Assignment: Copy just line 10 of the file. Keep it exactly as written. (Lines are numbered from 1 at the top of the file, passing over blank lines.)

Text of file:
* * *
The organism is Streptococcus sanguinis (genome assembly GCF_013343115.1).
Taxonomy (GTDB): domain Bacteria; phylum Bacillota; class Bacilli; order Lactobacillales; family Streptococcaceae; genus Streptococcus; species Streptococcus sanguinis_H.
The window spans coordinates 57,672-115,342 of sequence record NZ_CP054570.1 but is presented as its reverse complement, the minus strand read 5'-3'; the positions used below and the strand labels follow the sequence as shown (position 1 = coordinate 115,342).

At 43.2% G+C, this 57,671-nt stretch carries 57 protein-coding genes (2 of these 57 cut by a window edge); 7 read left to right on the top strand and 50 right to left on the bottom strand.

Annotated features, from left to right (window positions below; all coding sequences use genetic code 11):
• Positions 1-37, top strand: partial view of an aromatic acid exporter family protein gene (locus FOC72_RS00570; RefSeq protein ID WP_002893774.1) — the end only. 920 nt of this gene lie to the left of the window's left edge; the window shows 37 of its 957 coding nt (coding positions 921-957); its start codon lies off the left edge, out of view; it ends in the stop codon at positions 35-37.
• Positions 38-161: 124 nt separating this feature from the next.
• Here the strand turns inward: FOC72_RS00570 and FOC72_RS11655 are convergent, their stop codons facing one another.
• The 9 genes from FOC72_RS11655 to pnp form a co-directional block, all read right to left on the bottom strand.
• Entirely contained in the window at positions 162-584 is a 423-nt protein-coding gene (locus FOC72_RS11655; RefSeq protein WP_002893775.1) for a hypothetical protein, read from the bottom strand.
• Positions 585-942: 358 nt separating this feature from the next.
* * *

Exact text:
• Entirely contained in the window at positions 162-584 is a 423-nt protein-coding gene (locus FOC72_RS11655; RefSeq protein WP_002893775.1) for a hypothetical protein, read from the bottom strand.